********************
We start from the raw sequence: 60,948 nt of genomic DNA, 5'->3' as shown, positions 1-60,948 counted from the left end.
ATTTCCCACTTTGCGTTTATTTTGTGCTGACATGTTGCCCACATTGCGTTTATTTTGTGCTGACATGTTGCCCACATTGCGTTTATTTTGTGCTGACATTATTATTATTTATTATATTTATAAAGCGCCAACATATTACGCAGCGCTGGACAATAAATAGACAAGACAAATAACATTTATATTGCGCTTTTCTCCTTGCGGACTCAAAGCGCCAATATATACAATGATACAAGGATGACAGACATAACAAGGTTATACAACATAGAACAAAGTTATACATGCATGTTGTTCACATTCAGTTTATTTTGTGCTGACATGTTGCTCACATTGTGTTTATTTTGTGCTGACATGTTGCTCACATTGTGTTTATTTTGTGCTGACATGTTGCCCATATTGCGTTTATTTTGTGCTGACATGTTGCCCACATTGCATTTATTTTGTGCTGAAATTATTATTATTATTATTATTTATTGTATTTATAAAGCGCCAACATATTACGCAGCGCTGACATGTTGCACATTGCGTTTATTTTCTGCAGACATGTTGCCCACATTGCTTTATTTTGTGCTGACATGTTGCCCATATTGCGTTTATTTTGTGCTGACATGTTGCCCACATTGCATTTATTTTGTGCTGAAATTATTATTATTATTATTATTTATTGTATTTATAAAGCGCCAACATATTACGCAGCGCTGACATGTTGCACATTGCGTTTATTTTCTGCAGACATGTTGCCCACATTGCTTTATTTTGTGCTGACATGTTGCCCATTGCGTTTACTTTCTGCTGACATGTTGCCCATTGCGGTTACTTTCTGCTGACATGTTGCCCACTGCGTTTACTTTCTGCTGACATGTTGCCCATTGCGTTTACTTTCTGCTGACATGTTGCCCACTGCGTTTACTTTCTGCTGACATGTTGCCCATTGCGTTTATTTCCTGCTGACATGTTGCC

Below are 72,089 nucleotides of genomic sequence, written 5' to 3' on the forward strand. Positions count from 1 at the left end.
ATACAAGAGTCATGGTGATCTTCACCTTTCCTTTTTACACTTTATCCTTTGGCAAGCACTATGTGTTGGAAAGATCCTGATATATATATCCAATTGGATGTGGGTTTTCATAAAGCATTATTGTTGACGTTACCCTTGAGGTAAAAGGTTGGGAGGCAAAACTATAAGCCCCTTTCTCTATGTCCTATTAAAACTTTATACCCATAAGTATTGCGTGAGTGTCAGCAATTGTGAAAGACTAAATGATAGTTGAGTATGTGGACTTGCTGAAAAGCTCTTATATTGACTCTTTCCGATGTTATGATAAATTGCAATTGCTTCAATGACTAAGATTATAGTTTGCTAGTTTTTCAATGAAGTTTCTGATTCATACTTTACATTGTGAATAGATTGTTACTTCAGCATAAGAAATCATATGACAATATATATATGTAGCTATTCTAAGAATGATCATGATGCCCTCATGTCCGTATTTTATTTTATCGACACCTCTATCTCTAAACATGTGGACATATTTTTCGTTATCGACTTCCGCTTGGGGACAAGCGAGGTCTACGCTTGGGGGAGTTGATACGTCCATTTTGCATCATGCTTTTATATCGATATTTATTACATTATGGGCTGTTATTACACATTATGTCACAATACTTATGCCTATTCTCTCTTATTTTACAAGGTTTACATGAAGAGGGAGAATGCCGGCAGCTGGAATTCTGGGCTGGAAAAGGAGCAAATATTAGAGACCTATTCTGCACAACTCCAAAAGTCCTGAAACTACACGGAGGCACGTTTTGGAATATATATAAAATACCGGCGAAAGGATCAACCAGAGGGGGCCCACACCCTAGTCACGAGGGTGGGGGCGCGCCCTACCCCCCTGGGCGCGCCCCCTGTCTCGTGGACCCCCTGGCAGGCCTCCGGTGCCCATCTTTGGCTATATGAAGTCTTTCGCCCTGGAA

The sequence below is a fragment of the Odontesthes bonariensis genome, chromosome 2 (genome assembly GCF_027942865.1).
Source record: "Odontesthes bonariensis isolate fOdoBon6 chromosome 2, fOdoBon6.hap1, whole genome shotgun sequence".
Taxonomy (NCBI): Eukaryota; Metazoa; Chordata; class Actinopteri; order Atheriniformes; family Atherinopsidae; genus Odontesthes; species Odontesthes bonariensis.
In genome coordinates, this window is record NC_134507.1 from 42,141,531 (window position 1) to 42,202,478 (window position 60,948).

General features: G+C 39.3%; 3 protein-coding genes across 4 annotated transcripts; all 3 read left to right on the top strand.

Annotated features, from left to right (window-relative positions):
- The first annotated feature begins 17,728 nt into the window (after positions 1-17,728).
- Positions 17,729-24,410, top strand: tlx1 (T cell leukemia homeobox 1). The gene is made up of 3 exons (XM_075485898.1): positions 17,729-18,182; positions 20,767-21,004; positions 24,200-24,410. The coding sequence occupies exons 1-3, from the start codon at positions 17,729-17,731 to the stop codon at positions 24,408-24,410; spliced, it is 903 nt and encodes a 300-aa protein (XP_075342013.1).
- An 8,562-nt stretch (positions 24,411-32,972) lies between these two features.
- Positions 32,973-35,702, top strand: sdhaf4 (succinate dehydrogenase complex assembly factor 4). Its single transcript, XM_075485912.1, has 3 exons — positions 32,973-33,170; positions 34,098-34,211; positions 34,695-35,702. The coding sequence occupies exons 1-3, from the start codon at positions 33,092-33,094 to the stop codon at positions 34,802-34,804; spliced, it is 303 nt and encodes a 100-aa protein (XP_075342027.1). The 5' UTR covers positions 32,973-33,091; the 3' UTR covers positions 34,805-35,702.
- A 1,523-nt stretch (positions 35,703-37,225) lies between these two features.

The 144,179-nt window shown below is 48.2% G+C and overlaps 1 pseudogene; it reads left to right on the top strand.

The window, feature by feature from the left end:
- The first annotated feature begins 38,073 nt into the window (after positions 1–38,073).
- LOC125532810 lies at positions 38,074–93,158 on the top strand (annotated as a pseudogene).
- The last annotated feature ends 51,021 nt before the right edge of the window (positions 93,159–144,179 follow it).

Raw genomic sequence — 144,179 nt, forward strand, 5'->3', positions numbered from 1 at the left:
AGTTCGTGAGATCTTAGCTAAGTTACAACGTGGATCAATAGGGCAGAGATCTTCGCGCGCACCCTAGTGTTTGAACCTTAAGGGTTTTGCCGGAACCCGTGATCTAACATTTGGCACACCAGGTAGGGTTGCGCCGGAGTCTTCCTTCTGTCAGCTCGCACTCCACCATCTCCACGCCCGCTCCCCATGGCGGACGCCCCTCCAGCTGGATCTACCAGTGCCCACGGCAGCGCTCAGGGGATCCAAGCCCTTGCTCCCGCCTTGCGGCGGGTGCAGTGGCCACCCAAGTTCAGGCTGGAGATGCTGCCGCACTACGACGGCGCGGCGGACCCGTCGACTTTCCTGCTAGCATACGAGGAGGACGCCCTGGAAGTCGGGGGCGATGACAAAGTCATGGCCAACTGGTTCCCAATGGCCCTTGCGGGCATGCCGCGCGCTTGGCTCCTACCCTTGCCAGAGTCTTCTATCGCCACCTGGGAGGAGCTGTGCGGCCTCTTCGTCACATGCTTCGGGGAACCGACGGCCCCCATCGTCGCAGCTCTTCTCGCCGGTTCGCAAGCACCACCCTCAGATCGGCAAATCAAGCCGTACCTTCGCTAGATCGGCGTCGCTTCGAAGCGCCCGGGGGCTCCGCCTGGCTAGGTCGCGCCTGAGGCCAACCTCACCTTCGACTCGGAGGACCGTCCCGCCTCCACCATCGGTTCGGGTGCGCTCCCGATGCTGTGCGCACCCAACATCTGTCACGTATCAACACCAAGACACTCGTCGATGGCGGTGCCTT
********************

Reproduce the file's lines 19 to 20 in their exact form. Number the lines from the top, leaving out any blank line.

- LOC125532810 lies at positions 38,074–93,158 on the top strand (annotated as a pseudogene).
- The last annotated feature ends 51,021 nt before the right edge of the window (positions 93,159–144,179 follow it).